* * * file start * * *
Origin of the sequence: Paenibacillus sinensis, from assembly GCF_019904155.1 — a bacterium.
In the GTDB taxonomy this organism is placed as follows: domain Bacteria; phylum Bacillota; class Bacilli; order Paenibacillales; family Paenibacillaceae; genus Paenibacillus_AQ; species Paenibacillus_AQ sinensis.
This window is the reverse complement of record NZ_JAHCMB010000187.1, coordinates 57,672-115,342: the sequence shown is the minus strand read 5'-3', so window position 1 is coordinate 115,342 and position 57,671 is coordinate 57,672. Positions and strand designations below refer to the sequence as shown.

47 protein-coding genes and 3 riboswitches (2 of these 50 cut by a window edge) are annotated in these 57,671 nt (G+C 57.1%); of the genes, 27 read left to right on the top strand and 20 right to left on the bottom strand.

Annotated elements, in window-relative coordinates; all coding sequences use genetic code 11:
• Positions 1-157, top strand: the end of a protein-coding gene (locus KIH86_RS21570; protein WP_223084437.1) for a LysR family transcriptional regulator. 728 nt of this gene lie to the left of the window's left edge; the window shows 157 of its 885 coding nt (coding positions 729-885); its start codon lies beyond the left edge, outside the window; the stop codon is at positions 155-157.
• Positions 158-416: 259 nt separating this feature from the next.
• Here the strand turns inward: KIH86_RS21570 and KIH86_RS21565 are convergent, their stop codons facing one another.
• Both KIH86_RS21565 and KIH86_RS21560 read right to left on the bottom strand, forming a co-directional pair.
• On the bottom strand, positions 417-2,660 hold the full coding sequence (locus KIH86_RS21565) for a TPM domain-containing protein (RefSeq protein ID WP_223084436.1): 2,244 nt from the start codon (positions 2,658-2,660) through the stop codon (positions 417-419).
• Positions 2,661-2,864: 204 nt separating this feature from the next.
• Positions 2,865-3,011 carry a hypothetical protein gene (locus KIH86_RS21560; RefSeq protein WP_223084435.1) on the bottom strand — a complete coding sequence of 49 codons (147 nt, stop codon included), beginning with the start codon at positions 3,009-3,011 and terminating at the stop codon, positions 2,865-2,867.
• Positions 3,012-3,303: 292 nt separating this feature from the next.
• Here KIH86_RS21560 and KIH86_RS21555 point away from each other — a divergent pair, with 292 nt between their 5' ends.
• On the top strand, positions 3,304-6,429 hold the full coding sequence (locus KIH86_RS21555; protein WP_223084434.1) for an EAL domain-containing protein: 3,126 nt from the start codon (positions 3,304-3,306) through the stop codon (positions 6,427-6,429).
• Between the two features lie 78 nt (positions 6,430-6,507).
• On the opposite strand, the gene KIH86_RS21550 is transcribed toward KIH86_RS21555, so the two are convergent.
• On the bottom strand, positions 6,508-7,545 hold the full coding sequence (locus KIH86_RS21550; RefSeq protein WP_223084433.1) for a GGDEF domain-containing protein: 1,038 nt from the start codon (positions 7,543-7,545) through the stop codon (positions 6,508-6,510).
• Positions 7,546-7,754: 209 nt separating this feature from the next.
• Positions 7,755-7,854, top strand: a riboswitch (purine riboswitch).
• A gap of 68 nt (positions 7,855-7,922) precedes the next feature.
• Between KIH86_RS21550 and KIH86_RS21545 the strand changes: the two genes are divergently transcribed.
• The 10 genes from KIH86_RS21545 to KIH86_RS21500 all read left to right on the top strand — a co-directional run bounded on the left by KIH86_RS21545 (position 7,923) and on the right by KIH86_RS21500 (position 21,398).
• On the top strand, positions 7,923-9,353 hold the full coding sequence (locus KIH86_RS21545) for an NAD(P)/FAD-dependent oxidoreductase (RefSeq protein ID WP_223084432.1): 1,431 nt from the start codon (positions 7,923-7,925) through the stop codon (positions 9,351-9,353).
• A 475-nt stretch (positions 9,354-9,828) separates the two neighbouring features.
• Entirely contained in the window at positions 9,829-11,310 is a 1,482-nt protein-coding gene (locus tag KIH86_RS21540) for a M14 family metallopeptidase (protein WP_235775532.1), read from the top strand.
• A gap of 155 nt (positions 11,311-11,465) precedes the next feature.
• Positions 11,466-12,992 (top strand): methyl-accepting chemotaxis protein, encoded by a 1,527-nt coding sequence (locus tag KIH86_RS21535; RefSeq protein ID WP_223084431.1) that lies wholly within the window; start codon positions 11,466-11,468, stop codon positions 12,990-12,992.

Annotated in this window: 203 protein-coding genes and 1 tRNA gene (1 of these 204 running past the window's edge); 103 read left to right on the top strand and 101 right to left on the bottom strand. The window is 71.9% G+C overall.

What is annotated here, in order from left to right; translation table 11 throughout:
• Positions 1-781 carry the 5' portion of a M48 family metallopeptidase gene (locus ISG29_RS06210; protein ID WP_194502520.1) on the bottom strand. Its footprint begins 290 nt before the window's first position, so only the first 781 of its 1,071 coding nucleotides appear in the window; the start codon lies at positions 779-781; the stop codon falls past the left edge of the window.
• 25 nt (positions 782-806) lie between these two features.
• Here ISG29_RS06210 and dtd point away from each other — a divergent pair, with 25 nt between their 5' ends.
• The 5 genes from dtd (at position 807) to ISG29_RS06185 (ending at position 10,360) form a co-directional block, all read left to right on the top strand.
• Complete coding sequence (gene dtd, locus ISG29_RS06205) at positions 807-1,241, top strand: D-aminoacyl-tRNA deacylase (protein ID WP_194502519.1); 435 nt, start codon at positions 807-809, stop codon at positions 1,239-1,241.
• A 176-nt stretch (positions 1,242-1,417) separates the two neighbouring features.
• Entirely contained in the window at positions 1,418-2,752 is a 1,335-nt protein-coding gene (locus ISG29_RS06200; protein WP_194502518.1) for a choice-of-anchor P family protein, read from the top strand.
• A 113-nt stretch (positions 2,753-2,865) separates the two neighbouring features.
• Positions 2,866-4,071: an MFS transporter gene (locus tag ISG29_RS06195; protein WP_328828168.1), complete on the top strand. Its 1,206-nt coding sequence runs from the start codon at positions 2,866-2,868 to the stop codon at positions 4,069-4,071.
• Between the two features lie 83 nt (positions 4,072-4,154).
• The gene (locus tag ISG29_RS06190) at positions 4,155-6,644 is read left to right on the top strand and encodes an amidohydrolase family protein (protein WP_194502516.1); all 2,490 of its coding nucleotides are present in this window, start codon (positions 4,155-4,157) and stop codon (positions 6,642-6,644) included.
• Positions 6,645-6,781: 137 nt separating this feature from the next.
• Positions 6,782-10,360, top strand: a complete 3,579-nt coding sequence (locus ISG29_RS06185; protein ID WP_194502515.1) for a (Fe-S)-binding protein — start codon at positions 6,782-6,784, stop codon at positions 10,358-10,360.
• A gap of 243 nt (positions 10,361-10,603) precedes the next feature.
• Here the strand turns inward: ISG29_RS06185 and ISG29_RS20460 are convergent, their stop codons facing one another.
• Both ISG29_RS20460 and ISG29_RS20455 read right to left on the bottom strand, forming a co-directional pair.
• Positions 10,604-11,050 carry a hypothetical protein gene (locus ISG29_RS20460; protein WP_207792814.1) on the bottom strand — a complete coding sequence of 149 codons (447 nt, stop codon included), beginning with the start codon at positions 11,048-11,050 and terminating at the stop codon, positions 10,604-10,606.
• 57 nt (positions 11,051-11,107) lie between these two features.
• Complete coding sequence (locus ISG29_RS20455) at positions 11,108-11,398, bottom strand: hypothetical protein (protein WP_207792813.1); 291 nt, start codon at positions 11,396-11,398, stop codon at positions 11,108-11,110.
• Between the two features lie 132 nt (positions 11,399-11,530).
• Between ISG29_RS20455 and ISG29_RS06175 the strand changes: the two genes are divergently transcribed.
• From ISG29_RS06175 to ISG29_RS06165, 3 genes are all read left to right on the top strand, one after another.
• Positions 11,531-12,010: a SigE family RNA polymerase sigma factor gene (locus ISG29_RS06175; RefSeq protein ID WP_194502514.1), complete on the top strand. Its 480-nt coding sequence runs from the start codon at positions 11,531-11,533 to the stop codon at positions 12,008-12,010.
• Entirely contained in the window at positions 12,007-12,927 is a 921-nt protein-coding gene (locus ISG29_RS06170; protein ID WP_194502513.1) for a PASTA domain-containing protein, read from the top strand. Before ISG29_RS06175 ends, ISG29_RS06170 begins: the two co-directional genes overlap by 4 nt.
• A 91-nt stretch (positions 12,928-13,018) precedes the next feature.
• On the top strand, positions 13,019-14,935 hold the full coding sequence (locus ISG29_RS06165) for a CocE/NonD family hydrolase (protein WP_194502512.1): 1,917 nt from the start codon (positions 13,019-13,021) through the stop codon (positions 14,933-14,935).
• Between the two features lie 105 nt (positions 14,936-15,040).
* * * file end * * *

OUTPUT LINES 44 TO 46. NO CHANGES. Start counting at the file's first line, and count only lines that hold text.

• A gap of 243 nt (positions 10,361-10,603) precedes the next feature.
• Here the strand turns inward: ISG29_RS06185 and ISG29_RS20460 are convergent, their stop codons facing one another.
• Both ISG29_RS20460 and ISG29_RS20455 read right to left on the bottom strand, forming a co-directional pair.